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Marine reptile paddle bones?


JohnBrewer

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JohnBrewer

Hi folks

I've been digging through a few lumps of rock I collected a couple of years ago from Aust, Gloucestershire, UK which is rich in plesiosaur stuff among other things. I found these two pieces (three now :/ ) which were touching. I'm guessing they're plesi paddle bones. Am I right?

Thanks

John

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JohnBrewer

Btw scale is 1cm not 8cm!

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Fossildude19

Very neat finds, John! Well done.

Not familiar with plesiosaur material, so, unfortunately, I can't help there.

Maybe someone more local will weigh in.

Thanks for posting the mystery here, though. :)

Regards,

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I can't say much about the first one, but you may be right on the second bone. Plesiosaur finger bones tend to be hourglass shaped, but all the ones I have seen are longer than this.

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I'd say that's what they probably are. At least 2 & 3. Can't quite figure out the first one though. I also agree with JP. They are longer generally, but maybe that's from a juvenile. It's not a vertebra at any rate.

Edited by Ludwigia
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Mike from North Queensland

Comparing your specimens to the Australian material I have seen, the first photo definately has that plesiosaur paddle look to it.

With the size it would have to be a new born so that could explain the stubby phalanges but species is more likely.

Mike D'Arcy

Edited by Mike from North Queensland
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I wonder whether the "puck" mightn't be a metapoidal or mesopoidal?

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Welsh Wizard

Hi John

have you got an end on pic of the first photo. It may be an late triassic ichthyosaur humerus or femur rather than a plesiosaur paddle.

I'm not sure about the other two. They sorta look plesiosaur but they don't as well. Do either of them have little holes in them?

Regards

Nick

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Hi John,

Photo's 2 and 3 look distinctly more like Plesiosaur vertebrae. As I'm sure I can see the remnants of a neural arch facet.

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JohnBrewer

Hi John

have you got an end on pic of the first photo. It may be an late triassic ichthyosaur humerus or femur rather than a plesiosaur paddle.

I'm not sure about the other two. They sorta look plesiosaur but they don't as well. Do either of them have little holes in them?

Regards

Nick

Hi Nick

I've now managed to take some images

With the other circular bone, there are no holes I can see and it is in fair condition unlike the paddle shaped bone. The circular bone doesn't look like any of the plesi verts I have, not that I've got a stack and I've not got any from the tip of the tail if that's where it might come from.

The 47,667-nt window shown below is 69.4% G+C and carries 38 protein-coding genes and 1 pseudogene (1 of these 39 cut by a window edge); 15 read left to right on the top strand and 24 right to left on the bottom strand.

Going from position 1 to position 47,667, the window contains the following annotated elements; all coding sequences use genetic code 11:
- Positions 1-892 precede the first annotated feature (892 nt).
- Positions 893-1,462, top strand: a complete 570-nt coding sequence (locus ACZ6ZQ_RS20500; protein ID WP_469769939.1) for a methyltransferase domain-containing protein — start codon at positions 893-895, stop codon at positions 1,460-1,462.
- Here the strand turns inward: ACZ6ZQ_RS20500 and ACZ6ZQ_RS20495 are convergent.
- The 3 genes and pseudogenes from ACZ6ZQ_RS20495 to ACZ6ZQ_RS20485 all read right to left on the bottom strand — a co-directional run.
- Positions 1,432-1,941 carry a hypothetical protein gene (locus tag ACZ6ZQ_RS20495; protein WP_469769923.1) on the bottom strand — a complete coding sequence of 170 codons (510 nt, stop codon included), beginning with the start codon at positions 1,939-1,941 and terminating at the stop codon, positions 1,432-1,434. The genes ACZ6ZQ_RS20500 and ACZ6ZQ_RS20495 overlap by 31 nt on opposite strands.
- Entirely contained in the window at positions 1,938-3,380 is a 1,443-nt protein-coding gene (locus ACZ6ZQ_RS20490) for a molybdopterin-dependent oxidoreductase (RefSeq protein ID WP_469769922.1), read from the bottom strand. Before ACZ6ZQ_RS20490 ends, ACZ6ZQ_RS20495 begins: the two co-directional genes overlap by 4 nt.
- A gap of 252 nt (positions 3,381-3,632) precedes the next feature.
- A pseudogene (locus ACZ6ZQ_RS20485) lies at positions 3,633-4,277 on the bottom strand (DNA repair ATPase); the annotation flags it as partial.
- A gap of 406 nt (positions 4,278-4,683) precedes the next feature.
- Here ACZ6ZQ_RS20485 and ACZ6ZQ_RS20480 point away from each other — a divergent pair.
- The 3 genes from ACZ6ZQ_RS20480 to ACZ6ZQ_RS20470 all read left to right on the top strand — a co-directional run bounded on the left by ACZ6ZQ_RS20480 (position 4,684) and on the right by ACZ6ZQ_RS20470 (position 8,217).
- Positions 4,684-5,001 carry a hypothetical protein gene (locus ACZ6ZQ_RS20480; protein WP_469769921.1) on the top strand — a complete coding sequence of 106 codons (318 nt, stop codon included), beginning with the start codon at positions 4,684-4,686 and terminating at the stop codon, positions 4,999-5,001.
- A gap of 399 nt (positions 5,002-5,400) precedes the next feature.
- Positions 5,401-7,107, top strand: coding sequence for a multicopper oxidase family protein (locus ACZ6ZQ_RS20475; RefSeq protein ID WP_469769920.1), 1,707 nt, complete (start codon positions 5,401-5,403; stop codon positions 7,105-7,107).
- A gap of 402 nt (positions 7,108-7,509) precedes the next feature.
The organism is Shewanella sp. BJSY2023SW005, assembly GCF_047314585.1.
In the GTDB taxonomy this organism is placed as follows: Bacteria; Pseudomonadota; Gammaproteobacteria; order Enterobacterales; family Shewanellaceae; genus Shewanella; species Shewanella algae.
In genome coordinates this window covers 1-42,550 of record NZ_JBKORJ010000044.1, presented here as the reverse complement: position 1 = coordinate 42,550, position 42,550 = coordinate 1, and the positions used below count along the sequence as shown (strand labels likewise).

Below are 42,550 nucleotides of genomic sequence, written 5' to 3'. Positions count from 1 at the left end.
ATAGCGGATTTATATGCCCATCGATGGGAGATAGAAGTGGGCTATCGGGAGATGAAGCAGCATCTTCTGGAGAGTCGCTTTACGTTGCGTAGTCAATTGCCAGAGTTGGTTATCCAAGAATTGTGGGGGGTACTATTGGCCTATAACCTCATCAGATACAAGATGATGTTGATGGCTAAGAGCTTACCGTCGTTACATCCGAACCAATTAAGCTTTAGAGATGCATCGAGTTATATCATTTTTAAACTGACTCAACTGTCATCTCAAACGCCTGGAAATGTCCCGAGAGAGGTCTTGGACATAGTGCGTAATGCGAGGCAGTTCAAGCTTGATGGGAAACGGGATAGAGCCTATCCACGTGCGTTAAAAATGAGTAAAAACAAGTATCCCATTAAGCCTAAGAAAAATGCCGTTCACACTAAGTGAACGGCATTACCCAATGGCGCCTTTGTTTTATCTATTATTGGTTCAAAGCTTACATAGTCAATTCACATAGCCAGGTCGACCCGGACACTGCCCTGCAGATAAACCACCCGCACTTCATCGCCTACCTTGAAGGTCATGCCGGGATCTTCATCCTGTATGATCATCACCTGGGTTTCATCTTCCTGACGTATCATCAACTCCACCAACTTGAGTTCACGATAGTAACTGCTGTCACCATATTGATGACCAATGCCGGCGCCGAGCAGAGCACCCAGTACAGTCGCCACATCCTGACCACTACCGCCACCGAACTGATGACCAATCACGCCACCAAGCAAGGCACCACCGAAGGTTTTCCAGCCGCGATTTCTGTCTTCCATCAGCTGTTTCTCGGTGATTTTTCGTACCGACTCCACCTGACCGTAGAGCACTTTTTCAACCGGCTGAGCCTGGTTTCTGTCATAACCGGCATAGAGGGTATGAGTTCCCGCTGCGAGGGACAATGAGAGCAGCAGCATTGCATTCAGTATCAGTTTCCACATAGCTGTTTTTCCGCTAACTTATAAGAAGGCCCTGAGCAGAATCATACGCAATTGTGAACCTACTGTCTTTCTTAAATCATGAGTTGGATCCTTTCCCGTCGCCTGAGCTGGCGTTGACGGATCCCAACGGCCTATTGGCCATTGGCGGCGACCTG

Darren, what part do you think shows evidence of a neural arch? I'm not 100% sure of what you mean. I could take more images if that would help.

Hoping it's a juvenile, that would be cool.

Cheers

John

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Edited by JohnBrewer
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Hi John,

Photo 2 is very similar to the Plesiosaur vertebrae in this picture ( 1 ).Although the facets on yours are quite water worn.

Here's a picture ( 2 ) of a juvenile neural arch with spine.This sits on top of the curved shape facets.

Hope this helps.

( 1 )

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( 2 )

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JohnBrewer

Thanks Daren, I understand now. Are those plesi bits from your collection? They look fabulous.

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Hi John,

No problem at all. Luckily when you took the photo I think you subconsciously picked out the tell tale feature to identify the bone.

There not my Plesiosaur bones I'm afraid but I have many with the same characteristics such as this one below.

post-13364-0-28333100-1463866903_thumb.jpg

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Mike from North Queensland

John

The more I look at the initial post the more I think your larger piece from your initial post is part of a vertebrae.

I also agree with the others the other piece from the initial post looks like a small vertebrae

Mike D'Arcy

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Welsh Wizard

Hi John

Thanks for the additional photos but it is hard to tell with bone pieces from Aust.

Defo two verts, but the other piece I'm still not sure

Nick

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JohnBrewer

Thanks again everyone.

I think I should have be clearer with my photos and description tho:

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This is one piece broken unfortunately. The part sticking out on the top right is another separate piece of bone.

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These are the two parts which were joined together in the first place, it's the same bone as in the first image. It was the tear drop shap that made me think it might be a paddle bone.

Do you guys think the vert is from a juvenile or could it be the very tip of an adult tail or is it to difficult to ascertain?

I love Aust bone bed, I pick up the chunky bits other have left behind, amazing what can be found sometimes:)

Edited by JohnBrewer
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JohnBrewer

The two bottom images are not to scale. If you turn around the bottom image 180 degrees it joins the top of the image in the middle

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